Stock is back-cutting now, on the other side of the trunk, slicing in toward the center to meet the notch he created at the front. Minutes later, as he stops his saw and steps back, the 70-foot pine is already in motion, sweeping downward, snapping branches from every tree in its path. The old giant hits the ground with thundering force and, for a split second, the whole forest shudders with the impact.

"Forestry," Quigley says, "is about making hard decisions relative to trees—which ones to keep, which ones to get rid of, which ones to sell. It's always been that way, and that's what our program is about." What's different these days, notes Quigley, who has been watching the industry closely for the past three decades, are the tools used to make decisions in the woods—and the issues surrounding the forests. "There's more science, more economics and more cultural issues to consider," says Quigley. "As society has started to realize the value of our forests, the decisions have gotten harder. There's more at stake."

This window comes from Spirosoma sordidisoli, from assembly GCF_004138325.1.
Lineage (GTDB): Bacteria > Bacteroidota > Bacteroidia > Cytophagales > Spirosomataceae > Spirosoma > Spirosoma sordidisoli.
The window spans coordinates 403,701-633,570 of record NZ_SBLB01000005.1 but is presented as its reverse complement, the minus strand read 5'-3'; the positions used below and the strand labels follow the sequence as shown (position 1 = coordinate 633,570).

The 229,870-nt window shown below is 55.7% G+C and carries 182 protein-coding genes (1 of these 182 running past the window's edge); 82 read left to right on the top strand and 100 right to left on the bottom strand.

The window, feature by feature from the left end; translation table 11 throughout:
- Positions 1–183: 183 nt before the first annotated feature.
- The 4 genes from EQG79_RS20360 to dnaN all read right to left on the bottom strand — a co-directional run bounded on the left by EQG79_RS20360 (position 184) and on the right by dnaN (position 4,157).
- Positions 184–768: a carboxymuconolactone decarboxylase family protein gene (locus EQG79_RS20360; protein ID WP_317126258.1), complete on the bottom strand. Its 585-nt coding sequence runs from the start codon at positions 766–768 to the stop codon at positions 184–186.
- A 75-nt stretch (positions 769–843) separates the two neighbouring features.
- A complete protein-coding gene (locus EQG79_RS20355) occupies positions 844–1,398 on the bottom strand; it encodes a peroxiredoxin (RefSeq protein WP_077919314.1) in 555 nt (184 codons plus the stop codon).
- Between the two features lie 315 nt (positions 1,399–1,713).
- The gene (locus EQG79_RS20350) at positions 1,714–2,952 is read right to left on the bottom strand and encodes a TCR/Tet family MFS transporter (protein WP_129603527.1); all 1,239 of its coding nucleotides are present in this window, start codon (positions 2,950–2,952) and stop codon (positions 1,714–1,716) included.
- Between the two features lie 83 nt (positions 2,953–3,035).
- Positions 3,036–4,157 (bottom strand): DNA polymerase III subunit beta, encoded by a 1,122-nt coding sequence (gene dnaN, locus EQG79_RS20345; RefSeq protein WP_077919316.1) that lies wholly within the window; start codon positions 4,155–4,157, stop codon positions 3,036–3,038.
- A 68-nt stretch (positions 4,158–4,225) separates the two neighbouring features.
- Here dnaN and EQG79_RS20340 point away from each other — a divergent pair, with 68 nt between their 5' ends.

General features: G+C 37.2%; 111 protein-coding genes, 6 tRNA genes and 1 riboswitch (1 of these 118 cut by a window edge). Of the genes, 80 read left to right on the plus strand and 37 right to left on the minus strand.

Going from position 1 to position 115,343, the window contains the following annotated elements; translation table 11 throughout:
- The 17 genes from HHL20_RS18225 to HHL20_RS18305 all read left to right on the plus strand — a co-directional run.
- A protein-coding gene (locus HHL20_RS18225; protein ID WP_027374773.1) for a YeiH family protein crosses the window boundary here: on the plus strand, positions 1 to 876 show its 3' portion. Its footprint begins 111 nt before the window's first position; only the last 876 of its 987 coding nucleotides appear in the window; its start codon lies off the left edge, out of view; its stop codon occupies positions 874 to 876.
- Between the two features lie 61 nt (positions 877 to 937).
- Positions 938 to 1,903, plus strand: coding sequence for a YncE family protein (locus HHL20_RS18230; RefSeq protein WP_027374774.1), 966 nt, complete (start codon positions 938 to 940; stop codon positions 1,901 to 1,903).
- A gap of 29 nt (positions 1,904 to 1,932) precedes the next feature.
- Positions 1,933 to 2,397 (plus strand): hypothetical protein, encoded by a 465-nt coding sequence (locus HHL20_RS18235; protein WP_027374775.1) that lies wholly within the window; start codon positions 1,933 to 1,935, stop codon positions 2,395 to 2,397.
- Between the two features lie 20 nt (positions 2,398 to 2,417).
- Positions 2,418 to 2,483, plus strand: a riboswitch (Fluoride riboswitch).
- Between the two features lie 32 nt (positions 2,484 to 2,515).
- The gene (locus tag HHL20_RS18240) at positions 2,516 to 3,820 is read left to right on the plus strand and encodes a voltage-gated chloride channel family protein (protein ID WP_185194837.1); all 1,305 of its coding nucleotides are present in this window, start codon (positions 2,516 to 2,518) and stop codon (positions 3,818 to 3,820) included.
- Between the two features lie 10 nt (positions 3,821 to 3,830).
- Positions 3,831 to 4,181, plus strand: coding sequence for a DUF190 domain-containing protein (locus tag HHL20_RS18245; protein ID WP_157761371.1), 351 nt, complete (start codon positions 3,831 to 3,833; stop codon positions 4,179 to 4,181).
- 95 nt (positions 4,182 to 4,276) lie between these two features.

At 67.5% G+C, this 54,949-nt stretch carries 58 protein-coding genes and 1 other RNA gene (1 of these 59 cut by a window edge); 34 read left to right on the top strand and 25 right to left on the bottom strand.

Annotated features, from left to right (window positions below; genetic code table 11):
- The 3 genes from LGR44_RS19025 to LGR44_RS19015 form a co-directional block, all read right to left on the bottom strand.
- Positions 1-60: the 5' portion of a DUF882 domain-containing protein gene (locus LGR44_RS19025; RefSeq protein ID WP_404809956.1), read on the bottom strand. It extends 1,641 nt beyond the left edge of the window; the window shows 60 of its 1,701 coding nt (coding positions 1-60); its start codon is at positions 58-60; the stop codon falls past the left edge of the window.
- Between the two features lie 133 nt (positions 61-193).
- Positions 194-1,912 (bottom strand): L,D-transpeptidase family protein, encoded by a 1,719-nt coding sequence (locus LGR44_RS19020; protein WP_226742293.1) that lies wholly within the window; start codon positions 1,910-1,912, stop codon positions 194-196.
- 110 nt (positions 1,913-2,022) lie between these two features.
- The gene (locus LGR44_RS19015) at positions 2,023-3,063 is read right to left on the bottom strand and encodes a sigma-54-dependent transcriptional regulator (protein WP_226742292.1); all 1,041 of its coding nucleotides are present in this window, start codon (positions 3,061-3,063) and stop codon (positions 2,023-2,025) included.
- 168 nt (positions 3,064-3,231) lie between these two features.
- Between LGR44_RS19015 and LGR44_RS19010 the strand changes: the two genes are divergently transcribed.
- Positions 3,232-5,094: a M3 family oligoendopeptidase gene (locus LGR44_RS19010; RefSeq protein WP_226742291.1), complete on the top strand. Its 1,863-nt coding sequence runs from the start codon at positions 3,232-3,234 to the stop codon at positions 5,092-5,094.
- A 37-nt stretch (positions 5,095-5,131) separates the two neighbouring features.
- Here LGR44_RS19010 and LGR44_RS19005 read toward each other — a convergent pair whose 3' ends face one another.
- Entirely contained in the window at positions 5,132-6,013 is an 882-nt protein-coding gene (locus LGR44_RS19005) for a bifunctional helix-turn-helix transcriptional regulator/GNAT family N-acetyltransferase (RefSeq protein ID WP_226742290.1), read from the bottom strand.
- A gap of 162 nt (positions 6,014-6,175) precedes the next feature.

Joe Shannon ROPE PULL: Joe Shannon '06 tightens the winch on the skidder during a day in the woods with the Thompson School's logging class.

QUIGLEY STRIDES THROUGH the woods, his lumberjack frame clad in a plaid flannel shirt, blue jeans and bright orange hardhat. He pauses to talk with Stock about felling the pine, then watches as the skidder inches into position. Emmett Bean '06, another forest technology major is at the controls, trying to gauge the best way to make a straight line out of the woods so as to avoid snagging the unwieldy cargo he'll be dragging behind him—and damaging the remaining trees.